I have seen several news stories along the lines of “books to read before seeing Tolkien” around the internet recently. While I applaud news outlets for encouraging reading tied to movies, several of these posts, though certainly not all, recommend reading Tolkien’s fantasy works instead of reading works about Tolkien. In my experience, biographical material is far more interesting to read before a biopic, so I have compiled a list of recommended (and not recommended) readings that appeal more to that aspect. Enjoy!
J.R.R. Tolkien: A Biography by Humphrey Carpenter
Put simply, this book is regarded as the essential Tolkien biography by many scholars and fans.
The Inklings: C.S. Lewis, J.R.R. Tolkien, Charles Williams and Their Friends by Humphrey Carpenter
This book focuses more specifically on the group that came together to share readings and community in Oxford that included Tolkien and Lewis.
Winner of the 1982 Mythopoeic Award for Inklings Studies!
Bandersnatch: C.S. Lewis, J.R.R. Tolkien, and the Creative Collaboration of the Inklings by Diana Pavlac Glyer
This is another well-respected and informative book looking at the creative group in Oxford!
I believe this is somehow related to her other text The Company They Keep, but as I have not read it I can provide no commentary. (Winner of the 2008 Mythopoeic Award for Inklings Studies.)
Tolkien and the Great War: The Threshold of Middle-earth by John Garth
This excellent book looks at Tolkien’s war experience during World War I and how his friendships and experience could have shaped his life and literature.
Winner of the 2004 Mythopoeic Award for Inklings Studies!
Tolkien and C.S. Lewis: The gift of Friendship by Colin Duriez
This is an even closer portrait of the friendship between Lewis and Tolkien, as the title implies.
The Letters of J.R.R. Tolkien edited by Humphrey Carpenter
This is an invaluable resource for readers who want a little insight into Tolkien’s exchanges with friends, family, publishers, and fans.
Perilous and Fair: Women in the Works and Life of J.R.R. Tolkien edited by Janet Brennan Croft and Leslie Donovan
Even though this is a collection of essays rather than a book-length investigation, it is absolutely worth mentioning because it is perhaps the best resource available discussing the way that Tolkien worked with and supported women in his life.
Tolkien, Race and Cultural History by Dimitra Fimi
While not a biography, per se, this volume contains an insightful cultural history of Tolkien which is helpful when trying to understand how Tolkien’s views and opinions compared to the culture in which he lived.
Winner of the 2010 Mythopoeic Award for Inklings Studies!
The J.R.R. Tolkien Companion and Guide: Boxed Set
I added this after Jason Fisher and others pointed out that the Chronology is a fantastic insight into Tolkien’s biography.
Tolkien: Maker of Middle-earth by Catherine McIlwaine
Released in conjunction with the recent (2018) Tolkien exhibition in Oxford, this serves as both the catalogue for that exhibition and a remarkable text full of insight into the life of Tolkien.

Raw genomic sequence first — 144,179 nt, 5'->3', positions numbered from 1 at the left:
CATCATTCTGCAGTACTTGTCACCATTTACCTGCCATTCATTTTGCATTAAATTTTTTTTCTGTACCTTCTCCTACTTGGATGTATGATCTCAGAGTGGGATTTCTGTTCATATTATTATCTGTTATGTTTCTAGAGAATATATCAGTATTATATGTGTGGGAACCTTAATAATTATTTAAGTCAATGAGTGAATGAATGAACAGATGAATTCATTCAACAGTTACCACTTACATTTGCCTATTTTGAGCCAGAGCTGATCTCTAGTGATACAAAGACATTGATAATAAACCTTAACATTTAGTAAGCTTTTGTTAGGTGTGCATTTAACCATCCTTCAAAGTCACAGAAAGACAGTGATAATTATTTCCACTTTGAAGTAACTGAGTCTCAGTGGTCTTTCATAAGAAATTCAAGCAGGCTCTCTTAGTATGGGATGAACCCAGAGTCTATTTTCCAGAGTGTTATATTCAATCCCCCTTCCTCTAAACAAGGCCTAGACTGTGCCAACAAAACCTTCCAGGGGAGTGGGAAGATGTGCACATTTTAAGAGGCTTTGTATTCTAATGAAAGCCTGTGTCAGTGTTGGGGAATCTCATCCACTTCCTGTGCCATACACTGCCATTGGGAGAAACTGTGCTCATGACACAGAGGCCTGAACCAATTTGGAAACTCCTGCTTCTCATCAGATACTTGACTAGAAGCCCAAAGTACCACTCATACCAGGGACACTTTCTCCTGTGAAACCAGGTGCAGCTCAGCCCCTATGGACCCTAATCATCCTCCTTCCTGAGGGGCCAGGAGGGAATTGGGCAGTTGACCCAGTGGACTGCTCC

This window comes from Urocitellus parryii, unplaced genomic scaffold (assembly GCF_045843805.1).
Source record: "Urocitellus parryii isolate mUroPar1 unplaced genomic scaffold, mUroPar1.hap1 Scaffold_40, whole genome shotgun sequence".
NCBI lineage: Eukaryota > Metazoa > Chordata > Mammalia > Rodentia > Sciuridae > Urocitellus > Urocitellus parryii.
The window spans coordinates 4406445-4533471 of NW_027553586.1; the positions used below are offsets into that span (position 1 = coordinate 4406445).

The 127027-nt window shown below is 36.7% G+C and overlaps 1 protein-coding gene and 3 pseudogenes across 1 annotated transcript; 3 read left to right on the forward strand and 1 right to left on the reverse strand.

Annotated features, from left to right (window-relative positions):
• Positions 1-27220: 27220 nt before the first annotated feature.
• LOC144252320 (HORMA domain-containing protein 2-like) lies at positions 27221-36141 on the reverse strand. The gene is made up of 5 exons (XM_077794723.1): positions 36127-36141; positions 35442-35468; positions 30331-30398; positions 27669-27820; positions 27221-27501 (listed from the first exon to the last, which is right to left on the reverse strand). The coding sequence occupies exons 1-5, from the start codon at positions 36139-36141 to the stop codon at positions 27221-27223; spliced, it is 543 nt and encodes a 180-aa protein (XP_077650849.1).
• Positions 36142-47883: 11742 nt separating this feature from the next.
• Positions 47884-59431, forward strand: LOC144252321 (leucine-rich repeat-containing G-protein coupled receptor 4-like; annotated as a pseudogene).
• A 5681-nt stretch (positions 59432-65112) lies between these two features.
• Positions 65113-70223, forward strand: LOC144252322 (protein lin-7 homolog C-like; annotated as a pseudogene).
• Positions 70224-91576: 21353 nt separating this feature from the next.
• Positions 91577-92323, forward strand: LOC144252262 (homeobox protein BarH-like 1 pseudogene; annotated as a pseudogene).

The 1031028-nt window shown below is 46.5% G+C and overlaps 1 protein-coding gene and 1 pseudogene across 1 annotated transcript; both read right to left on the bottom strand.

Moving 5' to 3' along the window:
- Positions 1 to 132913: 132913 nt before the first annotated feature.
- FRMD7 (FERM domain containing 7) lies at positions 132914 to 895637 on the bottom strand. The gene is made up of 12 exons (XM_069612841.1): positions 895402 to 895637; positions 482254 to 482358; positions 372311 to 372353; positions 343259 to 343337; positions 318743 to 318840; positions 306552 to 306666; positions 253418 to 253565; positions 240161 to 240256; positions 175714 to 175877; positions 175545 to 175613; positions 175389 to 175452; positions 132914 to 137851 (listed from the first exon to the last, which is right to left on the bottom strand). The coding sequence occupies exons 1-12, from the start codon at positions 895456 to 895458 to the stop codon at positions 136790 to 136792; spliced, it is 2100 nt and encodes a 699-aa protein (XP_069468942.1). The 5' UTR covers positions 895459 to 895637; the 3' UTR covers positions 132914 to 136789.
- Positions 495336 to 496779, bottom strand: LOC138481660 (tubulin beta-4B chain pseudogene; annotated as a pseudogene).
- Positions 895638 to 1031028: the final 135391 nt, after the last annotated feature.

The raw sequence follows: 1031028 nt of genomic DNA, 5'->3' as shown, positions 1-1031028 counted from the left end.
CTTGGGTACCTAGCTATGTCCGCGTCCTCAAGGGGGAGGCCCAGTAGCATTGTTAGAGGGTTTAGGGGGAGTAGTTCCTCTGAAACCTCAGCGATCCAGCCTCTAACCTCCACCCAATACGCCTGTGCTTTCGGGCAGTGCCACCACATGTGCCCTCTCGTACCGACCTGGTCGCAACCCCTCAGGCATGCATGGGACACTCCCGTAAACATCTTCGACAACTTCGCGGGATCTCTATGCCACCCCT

Have Not Read
For each of these, I welcome comments from other readers!
Tolkien at Exeter College by John Garth
The Fellowship: The Literary Lives of the Inklings: J.R.R. Tolkien, C.S. Lewis, Owen Barfield, and Charles Williams
Winner of the 2017 Mythopoeic Award for Inklings Studies!
Tolkien by Raymond Edwards
A Hobbit, a Wardrobe, and a Great War by Joseph Loconte
The Biography of J.R.R. Tolkien: Architect of Middle-earth by Daniel Grotta
Grotta has been exposed for, shall we say, taking liberties?
J.R.R. Tolkien (Just the Facts Biographies or Learner Biographies) by David R. Collins
Not well circulated, this book is intended as an introduction to the author for children. Unfortunately it suffers from two faults: it contextualizes the author using the movies, and at times it seems to take facts from Grotta.
I have not included these in the list because I did not think them either bibliographic enough, or far-ranging enough in their bibliographic content. However, I wanted to mention some other works of great scholarship that touch on bibliography:
The several volumes produced by Hammond and Scull about Tolkien’s artistic output!
Shippey’s first and second books on Tolkien have less biography, but demonstrate overlap between biography and his creative output (credit to commenters for convincing me to add this).
Ring of Words: Tolkien and the Oxford English Dictionary by Peter Gilliver et al.
Tolkien in East Yorkshire 1917-1918: An Illustrated Tour by Phil Mathison
Tolkien and Wales: Language, Literature and Identity by Carl Phelpstead
There are several works by authors like Richard Purtill, Joseph Pearce, or Bradley Birzer which focus specifically on the religious aspects of Tolkien’s life and elevate it above all others. I have not included such works in this list, but a couple are worth hunting down if these are of interest to you.
What other books would you recommend for biographical information? Do you agree or disagree with anything on this list? Let me know!